It wasn’t always easy—she and Earl raised eight kids in a two bedroom, one bath house—but Gen Duffy lived her life with her own unique brand of wisdom and humor. South Dakota Swedish Norwegian Lutheran farm girl wisdom and humor that she transplanted to Minnesota and applied as needed every day for nearly 70 years.
She had the good sense to accept people for who they were and not to try to change them into someone or something they weren’t. And to love them on those terms—for who they were, not for who or what she may have felt they ought to be.
She raised her kids that way—accepting and loving each one for who they were, not trying to make them into someone they were not. Her kids knew she loved and accepted them unconditionally and grew up loving and accepting each other. She more than anyone else made the Duffys the strong, loving family they are today.
She had the wisdom to let her kids be kids. Growing up Duffy, you got to play with fire, run with sharp objects, blow things up and hit them with axes. You got sent outside to play every morning. You came home for lunch, went out again, came home for supper, then out to play until dark.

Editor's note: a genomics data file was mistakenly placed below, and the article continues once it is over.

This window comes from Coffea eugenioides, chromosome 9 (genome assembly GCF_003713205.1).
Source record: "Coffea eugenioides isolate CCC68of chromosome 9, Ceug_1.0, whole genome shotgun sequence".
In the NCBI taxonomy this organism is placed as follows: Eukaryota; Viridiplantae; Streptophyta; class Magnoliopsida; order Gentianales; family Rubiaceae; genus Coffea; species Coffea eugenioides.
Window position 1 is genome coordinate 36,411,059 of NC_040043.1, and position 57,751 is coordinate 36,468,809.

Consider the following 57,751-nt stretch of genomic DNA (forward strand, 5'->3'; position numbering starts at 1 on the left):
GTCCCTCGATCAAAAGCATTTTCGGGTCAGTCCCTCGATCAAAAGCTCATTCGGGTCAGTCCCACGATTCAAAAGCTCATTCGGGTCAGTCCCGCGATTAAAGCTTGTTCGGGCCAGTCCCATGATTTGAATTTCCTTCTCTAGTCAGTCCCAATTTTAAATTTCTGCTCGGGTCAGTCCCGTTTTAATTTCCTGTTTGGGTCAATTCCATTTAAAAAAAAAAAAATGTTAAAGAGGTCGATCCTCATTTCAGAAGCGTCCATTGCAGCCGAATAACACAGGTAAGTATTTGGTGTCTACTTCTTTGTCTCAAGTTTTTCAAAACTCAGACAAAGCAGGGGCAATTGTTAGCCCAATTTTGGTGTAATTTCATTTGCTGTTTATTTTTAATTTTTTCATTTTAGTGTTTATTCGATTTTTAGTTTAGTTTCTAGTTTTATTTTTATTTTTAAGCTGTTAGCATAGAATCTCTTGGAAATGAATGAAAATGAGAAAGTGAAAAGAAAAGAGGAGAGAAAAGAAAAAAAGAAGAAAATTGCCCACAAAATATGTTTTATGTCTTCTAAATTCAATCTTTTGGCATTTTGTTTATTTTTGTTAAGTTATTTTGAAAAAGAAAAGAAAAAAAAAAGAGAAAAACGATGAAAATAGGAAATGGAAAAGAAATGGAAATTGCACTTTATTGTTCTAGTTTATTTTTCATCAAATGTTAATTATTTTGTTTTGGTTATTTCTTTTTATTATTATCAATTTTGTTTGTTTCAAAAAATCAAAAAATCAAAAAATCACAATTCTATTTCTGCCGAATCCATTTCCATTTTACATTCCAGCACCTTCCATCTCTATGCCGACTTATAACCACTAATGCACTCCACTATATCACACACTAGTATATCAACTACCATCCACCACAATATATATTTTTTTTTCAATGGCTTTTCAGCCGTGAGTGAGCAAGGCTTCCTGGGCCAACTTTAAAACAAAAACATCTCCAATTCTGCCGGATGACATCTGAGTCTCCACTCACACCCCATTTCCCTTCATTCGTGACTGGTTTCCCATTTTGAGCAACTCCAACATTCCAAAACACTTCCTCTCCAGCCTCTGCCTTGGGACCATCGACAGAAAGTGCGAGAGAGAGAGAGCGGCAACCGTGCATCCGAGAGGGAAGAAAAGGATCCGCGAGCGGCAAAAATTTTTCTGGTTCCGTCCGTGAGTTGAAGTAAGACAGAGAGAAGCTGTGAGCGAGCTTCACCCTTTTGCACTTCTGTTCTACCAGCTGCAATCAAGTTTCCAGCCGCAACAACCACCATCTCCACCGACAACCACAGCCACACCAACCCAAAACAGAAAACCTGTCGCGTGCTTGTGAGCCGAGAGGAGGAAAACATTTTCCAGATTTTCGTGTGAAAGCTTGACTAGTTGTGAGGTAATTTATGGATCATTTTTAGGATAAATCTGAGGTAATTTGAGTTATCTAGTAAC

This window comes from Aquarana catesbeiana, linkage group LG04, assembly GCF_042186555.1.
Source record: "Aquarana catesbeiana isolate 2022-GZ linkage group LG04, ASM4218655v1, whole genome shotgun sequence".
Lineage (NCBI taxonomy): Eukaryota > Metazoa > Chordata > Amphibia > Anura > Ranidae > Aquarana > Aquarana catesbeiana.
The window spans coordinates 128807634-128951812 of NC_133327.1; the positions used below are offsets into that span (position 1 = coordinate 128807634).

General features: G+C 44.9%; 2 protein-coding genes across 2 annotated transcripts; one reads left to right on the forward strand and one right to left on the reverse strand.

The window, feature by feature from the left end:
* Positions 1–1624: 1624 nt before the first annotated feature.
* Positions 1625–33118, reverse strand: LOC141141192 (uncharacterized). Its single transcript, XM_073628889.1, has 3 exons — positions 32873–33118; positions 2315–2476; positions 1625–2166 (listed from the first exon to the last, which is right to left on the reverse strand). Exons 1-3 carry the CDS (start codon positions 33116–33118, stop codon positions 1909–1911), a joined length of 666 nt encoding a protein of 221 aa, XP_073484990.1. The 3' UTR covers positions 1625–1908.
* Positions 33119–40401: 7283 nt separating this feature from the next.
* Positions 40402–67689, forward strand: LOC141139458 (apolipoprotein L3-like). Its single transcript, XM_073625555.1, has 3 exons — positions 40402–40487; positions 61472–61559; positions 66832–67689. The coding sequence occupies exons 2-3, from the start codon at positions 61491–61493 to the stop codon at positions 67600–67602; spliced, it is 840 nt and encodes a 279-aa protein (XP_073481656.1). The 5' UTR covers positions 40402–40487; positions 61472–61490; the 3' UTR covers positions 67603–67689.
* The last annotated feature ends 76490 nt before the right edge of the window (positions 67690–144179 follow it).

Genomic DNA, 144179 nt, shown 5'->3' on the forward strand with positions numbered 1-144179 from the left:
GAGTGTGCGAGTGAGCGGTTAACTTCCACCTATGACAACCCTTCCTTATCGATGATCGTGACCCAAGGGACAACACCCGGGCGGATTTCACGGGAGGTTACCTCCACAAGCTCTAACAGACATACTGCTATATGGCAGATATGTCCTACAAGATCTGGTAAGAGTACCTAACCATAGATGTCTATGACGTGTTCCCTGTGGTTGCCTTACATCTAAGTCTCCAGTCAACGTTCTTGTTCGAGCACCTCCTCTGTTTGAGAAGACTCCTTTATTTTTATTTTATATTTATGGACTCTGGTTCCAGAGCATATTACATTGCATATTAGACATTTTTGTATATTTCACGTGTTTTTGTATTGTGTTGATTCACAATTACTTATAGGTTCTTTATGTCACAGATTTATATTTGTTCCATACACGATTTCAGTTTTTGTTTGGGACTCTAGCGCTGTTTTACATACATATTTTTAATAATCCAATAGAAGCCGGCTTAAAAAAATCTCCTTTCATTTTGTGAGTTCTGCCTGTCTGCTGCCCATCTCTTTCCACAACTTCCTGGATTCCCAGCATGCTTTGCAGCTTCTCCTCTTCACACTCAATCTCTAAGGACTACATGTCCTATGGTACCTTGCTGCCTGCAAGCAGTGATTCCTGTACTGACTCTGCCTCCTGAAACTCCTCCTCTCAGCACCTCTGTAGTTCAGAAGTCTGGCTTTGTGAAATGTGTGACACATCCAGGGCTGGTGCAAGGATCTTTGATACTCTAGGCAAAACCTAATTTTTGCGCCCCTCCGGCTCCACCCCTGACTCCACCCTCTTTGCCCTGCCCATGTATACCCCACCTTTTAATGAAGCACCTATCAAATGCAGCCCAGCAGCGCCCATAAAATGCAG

There were days when the other mothers along Talmadge Way must have thought of the Duffy kids as a roving gang of hell raisers. Gen got her share of phone calls.
When she wasn’t getting phone calls, she was getting other things done. Cooking breakfast and lunch at the A&W she and Earl bought. Doing laundry and ironing for a family of ten. Sewing clothes. Teaching kindergarten, When the neighborhood needed school bus service, she made it happen. And every summer, she and Earl spent their vacation, volunteering for Saint William’s Parish Diner at the State Fair.
She was the first one up in the morning and the last one to bed at night, and yet, somehow, she found the energy to go square dancing with Earl at the Eagles Club on the weekend.
Her brand of love and acceptance shined at Christmas. She used to keep a stash of presents, wrapped and ready for stray people her kids would bring home on Christmas Eve. Nothing flashy or expensive. Just a little something so whoever it was could feel welcome and have something to open.